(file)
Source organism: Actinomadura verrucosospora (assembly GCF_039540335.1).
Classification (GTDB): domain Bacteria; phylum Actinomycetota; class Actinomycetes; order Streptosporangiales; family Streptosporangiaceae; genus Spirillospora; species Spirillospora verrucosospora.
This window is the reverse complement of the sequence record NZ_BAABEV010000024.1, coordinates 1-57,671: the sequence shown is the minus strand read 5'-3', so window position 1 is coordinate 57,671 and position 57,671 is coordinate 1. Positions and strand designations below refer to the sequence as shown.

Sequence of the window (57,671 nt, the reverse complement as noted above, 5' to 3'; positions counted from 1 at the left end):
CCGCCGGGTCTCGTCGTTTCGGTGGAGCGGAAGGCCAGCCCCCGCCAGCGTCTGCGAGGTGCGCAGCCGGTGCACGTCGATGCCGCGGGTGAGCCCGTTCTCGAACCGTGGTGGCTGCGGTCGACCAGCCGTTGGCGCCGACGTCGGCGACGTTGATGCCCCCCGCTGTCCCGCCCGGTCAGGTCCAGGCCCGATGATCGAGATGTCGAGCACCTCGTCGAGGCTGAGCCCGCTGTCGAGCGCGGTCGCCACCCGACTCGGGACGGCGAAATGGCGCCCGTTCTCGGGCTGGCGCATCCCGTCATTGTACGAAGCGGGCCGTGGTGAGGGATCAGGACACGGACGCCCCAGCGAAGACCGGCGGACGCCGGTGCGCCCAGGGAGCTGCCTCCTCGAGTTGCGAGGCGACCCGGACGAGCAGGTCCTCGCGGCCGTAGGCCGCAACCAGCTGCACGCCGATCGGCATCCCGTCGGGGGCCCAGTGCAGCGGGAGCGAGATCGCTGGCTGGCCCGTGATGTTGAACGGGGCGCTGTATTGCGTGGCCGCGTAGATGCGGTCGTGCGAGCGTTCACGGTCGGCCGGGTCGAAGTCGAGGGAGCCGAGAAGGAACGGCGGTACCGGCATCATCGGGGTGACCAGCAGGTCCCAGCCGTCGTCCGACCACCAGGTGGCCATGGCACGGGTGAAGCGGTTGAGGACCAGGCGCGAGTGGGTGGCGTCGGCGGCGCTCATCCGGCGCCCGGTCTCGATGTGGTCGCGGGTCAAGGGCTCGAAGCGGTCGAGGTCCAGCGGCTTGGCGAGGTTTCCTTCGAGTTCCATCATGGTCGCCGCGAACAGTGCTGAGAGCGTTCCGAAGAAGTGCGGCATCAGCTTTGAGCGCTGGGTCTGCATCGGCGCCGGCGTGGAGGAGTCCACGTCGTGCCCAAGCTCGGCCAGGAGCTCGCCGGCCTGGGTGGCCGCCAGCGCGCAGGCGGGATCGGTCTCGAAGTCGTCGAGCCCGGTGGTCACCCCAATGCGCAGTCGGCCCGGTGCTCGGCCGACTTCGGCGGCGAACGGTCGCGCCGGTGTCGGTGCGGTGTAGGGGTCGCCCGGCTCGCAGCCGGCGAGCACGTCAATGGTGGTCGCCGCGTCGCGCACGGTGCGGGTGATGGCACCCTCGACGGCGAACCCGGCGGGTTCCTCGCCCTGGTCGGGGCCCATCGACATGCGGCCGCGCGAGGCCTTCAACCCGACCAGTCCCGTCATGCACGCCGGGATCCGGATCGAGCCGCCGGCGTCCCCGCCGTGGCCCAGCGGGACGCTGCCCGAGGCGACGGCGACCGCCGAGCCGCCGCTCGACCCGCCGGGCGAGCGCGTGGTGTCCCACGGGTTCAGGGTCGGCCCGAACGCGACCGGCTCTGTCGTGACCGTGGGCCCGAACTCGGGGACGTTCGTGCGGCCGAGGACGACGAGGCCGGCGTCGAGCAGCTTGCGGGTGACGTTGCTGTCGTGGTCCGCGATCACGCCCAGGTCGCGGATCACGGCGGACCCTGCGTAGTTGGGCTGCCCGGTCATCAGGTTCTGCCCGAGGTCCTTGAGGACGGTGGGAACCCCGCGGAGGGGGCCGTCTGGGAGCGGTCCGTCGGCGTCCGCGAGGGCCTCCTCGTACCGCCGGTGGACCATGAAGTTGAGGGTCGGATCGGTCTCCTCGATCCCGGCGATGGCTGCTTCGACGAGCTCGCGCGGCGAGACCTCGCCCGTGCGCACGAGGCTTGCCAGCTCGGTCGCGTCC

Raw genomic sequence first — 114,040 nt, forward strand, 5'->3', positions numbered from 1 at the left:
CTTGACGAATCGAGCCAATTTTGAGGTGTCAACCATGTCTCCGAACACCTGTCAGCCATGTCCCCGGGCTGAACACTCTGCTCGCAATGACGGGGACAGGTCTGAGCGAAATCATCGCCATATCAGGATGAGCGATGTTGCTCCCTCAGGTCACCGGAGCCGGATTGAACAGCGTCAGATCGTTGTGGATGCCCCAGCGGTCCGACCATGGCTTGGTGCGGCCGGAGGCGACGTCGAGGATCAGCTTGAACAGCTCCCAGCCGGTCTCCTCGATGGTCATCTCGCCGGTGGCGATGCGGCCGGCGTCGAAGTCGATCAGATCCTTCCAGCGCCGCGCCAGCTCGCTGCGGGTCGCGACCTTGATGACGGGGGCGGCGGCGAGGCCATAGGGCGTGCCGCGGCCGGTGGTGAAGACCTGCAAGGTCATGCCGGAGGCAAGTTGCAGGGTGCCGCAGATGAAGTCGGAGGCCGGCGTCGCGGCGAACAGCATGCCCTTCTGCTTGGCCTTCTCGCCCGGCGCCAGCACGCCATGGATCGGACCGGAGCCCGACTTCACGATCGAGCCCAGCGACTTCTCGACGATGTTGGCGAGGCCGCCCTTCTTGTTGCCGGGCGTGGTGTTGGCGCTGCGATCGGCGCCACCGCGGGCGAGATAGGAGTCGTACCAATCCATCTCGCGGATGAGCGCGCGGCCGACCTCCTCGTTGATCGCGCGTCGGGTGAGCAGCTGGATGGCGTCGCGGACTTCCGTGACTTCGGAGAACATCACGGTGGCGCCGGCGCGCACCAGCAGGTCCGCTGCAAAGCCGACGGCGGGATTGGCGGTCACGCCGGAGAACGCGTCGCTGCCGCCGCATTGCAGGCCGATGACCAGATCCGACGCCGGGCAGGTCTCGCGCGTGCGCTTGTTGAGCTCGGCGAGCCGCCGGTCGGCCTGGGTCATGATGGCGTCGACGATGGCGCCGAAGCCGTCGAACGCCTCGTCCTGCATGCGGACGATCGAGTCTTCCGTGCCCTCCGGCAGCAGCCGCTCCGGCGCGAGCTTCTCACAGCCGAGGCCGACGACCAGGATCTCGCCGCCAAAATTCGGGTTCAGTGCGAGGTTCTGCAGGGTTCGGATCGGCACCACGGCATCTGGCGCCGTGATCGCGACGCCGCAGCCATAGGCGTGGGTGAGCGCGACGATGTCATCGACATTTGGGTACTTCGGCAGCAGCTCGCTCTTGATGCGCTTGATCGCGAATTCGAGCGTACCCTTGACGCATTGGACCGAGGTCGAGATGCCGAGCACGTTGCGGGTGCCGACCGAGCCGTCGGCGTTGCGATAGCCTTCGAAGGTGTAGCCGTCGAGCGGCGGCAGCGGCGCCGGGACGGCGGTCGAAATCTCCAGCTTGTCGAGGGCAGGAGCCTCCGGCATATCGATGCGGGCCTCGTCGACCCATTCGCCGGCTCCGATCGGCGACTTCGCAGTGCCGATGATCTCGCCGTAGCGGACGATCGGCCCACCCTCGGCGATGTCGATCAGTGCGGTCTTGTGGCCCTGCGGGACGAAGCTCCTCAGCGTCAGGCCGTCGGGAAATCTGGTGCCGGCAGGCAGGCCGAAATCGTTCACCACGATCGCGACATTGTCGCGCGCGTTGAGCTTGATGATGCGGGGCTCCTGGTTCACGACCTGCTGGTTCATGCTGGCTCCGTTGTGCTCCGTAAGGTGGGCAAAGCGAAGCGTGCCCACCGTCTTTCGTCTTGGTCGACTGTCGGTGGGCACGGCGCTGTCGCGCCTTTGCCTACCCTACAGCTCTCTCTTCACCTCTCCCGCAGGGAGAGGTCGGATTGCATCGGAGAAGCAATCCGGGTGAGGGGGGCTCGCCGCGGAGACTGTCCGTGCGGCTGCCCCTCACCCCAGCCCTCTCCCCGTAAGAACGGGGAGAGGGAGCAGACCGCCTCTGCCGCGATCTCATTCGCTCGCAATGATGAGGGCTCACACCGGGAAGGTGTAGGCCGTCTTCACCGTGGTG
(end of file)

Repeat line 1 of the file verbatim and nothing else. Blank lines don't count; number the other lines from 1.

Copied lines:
Source organism: Actinomadura verrucosospora (assembly GCF_039540335.1).